On Campus

College backtracks after telling students to dropout

A delay in criminal record checks left Humber College nursing students unsure if they could take a clinical placement

Janny Lee was shocked this week when she received a letter from Humber College, where she is pursuing a nursing degree, informing her that she would have to withdraw from the clinical portion of her program by Monday. The reason? The College has yet to receive her criminal record check, despite the fact she applied for it in mid-July. Dozens of students received similar letters, but the College is now backtracking, recognizing that there has been an uncontrollable delay affecting several Ontario colleges.

In previous years, the eight weeks Lee allowed for her background to be checked would have been more than enough time. This year, because of a regulatory change that prohibits third-parties from performing criminal checks, thus placing the responsibility solely on the RCMP, it can take as long as four months for records to be retrieved.

Criminal record checks are compulsory for nursing students to be placed in a hospital or for an early childhood education student to be placed in a daycare.

Initially, Lee was furious because she may have had no choice but to dropout out for a year. “We weren’t notified about the change,” she said.

At first, Andrew Leopold, a spokesman for Humber, said the situation was out of the College’s hands. “It’s an RCMP responsibility,” he told Maclean’s on Wednesday. But, by Thursday afternoon, the College was preparing to send another letter to students, informing them that even if they haven’t received their police check, they may still be allowed to continue on in the program. Students will be required to sign a declaration affirming that they will have a clean record, and meet with the agency responsible for placing them in a clinical setting. “We will work to support the students,” Leopold said. But “the final decision is at the discretion of the agency.” If an agency won’t accept the compromise, the College says it will work with students on a “case by case” basis.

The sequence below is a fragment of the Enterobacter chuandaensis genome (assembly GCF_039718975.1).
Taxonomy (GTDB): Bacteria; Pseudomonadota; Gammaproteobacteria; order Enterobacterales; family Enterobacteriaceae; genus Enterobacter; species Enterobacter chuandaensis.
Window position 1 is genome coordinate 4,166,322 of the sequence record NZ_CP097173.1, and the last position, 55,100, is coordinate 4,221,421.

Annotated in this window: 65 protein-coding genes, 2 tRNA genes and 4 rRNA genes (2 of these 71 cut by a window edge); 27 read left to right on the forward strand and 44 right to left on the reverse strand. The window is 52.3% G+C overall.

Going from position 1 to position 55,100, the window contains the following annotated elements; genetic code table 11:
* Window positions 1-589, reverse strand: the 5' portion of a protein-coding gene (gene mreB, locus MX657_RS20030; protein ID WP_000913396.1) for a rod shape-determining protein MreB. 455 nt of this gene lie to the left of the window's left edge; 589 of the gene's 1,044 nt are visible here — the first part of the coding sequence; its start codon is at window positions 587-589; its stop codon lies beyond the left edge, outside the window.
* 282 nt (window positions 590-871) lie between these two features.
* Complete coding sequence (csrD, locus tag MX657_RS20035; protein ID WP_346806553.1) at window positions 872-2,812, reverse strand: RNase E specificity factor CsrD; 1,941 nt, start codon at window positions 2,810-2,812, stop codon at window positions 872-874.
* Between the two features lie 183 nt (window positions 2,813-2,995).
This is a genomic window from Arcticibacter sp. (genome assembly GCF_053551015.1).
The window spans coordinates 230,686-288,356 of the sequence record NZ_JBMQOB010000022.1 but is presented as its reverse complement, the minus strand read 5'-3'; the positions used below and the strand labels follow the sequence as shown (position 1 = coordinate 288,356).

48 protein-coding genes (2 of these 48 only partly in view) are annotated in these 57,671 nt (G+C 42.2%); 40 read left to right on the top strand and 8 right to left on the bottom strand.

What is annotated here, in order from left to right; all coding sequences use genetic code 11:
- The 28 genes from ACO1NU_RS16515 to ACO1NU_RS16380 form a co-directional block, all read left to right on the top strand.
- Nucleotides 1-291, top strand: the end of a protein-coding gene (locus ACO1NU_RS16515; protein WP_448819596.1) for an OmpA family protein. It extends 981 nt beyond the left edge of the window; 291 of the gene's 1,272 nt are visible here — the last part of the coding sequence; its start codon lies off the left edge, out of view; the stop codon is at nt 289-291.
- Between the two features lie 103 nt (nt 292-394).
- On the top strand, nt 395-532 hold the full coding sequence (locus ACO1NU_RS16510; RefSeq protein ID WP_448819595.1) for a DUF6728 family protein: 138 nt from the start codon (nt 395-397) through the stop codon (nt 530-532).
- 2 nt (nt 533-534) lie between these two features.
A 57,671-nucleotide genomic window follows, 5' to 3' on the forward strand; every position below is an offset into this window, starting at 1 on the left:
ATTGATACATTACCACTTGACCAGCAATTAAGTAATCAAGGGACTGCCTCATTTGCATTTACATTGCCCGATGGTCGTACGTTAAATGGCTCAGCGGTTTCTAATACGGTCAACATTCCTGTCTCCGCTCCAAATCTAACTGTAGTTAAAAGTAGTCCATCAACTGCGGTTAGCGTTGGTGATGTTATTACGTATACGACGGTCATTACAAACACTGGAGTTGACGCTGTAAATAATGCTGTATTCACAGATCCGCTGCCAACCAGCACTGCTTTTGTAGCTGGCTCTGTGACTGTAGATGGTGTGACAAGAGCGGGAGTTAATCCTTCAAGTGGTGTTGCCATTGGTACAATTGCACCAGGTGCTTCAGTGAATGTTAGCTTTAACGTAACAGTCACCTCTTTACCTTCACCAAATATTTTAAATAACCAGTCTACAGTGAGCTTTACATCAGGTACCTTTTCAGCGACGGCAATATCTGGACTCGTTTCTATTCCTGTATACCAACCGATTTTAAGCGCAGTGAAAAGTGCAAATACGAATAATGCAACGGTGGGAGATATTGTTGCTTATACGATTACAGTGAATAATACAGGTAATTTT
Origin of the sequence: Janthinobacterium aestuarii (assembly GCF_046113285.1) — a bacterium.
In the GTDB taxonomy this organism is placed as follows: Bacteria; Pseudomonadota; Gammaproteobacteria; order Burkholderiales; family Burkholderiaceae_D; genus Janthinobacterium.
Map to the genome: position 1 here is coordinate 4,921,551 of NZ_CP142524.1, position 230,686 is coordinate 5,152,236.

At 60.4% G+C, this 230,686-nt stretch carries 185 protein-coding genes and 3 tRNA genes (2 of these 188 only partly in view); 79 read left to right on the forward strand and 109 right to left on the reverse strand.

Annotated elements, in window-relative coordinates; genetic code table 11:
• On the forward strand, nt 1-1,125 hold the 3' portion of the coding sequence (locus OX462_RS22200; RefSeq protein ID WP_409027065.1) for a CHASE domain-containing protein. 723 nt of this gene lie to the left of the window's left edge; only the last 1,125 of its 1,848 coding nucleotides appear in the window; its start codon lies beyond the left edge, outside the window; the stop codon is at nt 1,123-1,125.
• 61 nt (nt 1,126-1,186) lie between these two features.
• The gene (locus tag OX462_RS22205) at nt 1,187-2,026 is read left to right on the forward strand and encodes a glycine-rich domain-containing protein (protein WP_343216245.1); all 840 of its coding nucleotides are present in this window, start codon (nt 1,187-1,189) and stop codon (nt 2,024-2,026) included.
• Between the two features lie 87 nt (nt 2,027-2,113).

At least two petitions had been circulating among students to convince the College to reverse its decision. Lee had contacted Rosario Marchese, the NDP Member of the Provincial Parliament who represents her riding to express her concerns. Marchese was going to hold a press conference on Friday, but Lee says that is no longer necessary given that the situation is being resolved.

Disallowing third-parties from performing record checks is an attempt to close a loophole that could see sex-offenders receive a clean check if they changed their name. The RCMP will be cross-checking all requests for record checks against databases for birthdays and other biographical information. If there is doubt as to the identity of an individual, they will be called in for fingerprinting. Four times as many people have been called in to verify their identity this year compared to previous years.

About 80 Humber nursing and early childhood education students are still awaiting their police checks. The delay is also impacting students at several other Ontario colleges, including George Brown College and Centennial College.

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